With power recovering after the biggest blackout in U.S. history, investigators are vowing to find answers, some officials are pointing fingers, and critics — including President Bush and a former energy secretary — are calling for a fix of America's "Third World" electrical grid.
Electricity returned today to many previously dark parts of New York, Ohio, New Jersey, Pennsylvania, Michigan, Connecticut and Vermont, though some suppliers imposed rolling blackouts to control electricity use as service came back.
Power had been restored to all of New York City as of 9:03 p.m. ET, Con Edison said. New York Mayor Michael Bloomberg said all Broadway shows and a New York Mets baseball game were going on as scheduled after cancellations Thursday night.
However, some areas continued without any power at all.
Michigan officials warned parts of the state could be without electricity over the weekend. In Detroit, one of the state's worst-hit areas, some traffic lights began turning on shortly before 4 p.m. ET. Five hours later, the city's skyline was fully illuminated again.
After some looting incidents Thursday night, Detroit Mayor Kwame Kilpatrick said authorities would strictly enforce a curfew tonight for minors under 16.
"The party has to happen in your homes tonight," Kilpatrick said. "Let's learn to love one another a little bit more. Let's get to know our family members. All special events in the city of Detroit are canceled. There's no festival downtown, there aren't any concerts. Stay home."
Detroit and Cleveland were recovering from water-pumping problems that left supplies short. The National Guard delivered water tankers to Cleveland, and residents of both cities were advised to boil drinking and cooking water.
Sewage accidentally escaped into New York and Cleveland waterways when the power went off, and officials warned people against swimming.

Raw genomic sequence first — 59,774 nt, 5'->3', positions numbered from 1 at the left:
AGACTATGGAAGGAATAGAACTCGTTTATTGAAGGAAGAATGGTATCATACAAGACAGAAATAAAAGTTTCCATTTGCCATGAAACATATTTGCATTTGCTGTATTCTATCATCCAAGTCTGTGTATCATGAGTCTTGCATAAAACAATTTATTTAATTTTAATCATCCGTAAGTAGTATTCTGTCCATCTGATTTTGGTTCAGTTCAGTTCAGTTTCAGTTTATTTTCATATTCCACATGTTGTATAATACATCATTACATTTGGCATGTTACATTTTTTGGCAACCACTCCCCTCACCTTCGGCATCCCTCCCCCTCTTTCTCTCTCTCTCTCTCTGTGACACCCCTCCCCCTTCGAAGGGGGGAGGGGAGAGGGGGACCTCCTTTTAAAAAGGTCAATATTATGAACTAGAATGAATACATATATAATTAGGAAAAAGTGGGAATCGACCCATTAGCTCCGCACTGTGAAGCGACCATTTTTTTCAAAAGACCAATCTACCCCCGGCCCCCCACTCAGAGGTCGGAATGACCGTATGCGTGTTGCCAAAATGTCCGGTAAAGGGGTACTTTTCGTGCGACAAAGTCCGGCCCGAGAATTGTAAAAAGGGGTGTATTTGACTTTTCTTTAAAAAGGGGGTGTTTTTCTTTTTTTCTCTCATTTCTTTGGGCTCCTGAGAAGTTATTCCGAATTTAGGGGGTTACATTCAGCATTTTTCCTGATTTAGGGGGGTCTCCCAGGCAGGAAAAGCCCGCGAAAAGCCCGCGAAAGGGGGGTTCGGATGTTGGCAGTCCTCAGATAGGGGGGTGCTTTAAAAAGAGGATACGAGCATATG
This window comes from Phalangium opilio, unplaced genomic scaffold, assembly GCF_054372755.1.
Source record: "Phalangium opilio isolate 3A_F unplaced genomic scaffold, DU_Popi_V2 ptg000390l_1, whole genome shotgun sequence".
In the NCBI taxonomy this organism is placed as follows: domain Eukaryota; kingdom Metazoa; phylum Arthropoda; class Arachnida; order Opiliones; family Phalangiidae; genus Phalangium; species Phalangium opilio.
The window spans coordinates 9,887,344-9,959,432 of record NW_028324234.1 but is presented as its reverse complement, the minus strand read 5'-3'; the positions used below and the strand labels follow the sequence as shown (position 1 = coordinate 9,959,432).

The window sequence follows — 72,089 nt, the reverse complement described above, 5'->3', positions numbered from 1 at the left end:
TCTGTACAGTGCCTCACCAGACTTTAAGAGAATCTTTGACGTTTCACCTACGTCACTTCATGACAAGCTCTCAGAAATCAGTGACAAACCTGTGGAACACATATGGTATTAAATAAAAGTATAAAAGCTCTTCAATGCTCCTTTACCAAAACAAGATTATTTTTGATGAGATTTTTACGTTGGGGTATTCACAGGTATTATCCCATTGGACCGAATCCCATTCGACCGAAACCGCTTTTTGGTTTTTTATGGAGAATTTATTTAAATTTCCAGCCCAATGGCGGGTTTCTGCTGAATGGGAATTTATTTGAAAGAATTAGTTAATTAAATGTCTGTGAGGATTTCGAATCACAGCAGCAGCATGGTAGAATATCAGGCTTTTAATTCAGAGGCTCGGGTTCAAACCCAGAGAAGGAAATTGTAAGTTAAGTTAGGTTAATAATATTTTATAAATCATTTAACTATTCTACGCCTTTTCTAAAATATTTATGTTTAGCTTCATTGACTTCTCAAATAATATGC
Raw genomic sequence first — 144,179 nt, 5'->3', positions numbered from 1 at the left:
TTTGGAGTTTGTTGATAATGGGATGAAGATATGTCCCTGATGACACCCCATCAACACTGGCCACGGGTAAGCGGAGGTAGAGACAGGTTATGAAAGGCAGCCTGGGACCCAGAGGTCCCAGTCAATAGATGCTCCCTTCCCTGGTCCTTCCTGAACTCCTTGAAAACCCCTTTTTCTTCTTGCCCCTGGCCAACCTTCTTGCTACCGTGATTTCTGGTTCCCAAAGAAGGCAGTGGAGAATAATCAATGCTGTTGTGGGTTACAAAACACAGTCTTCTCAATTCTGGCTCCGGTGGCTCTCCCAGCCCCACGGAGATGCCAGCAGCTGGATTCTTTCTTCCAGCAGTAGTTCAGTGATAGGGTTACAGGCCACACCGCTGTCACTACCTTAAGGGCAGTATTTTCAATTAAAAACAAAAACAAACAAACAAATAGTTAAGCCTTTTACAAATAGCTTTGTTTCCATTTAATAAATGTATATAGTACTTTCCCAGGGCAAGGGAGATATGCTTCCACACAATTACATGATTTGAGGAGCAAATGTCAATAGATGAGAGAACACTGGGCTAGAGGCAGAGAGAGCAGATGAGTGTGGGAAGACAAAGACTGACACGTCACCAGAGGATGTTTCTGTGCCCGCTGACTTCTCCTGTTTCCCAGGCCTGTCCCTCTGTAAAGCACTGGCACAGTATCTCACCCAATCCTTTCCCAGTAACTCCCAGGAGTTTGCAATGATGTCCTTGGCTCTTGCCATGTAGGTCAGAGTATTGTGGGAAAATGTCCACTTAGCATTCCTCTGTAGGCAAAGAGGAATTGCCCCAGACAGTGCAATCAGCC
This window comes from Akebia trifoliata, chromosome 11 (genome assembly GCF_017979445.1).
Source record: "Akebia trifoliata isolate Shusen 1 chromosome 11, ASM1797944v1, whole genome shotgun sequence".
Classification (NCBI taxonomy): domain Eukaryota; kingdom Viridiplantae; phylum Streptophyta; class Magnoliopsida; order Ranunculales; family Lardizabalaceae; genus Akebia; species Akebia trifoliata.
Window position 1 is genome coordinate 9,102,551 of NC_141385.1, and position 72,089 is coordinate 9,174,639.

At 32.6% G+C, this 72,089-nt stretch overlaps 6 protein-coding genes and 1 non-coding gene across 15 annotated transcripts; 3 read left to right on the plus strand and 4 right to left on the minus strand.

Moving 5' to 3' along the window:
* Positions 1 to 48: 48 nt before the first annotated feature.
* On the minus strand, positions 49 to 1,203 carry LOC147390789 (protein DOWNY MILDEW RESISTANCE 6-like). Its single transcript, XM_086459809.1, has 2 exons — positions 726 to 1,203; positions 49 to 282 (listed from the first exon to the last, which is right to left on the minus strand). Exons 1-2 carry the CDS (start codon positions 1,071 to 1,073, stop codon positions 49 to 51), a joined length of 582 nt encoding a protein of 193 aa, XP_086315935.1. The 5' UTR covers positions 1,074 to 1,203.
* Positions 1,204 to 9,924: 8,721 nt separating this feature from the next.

New York City remained without subway service, which was expected to resume Saturday, though commuter train lines had partial service.
New Yorkers endured darkness Thursday night largely without widespread disorder, such as that spawned by an infamous blackout in 1977. There was a heat-related death, scattered looting reported in Brooklyn, and an increase in fires, largely attributed to candle use. But the 750 arrests in New York over a 24-hour period roughly following the loss of power were slightly down from the norm of about 800.
"New Yorkers showed that the city that burned in the 1970s when facing similar circumstances is now a very different place," Bloomberg said.
In Canada's capital, Ottawa, authorities reported two possible blackout-related deaths, as well as 23 cases of looting during the blackout, The Associated Press said. Toronto reported 114 cases of looting overnight Thursday.
‘We Need to Figure Out What Went Wrong’
Speaking to reporters in California today, President Bush said the blackout served as a "wake-up call" for a better national energy policy and an upgrade of the nation's "antiquated" power grid.
"The grid needs to be modernized, the delivery systems need to be modernized," he told reporters during a visit to the Santa Monica mountains.
He did not provide details about a modernization plan or its likely costs.
While hailing the response of people in affected areas, Bush warned that it would take some time to figure out what went wrong.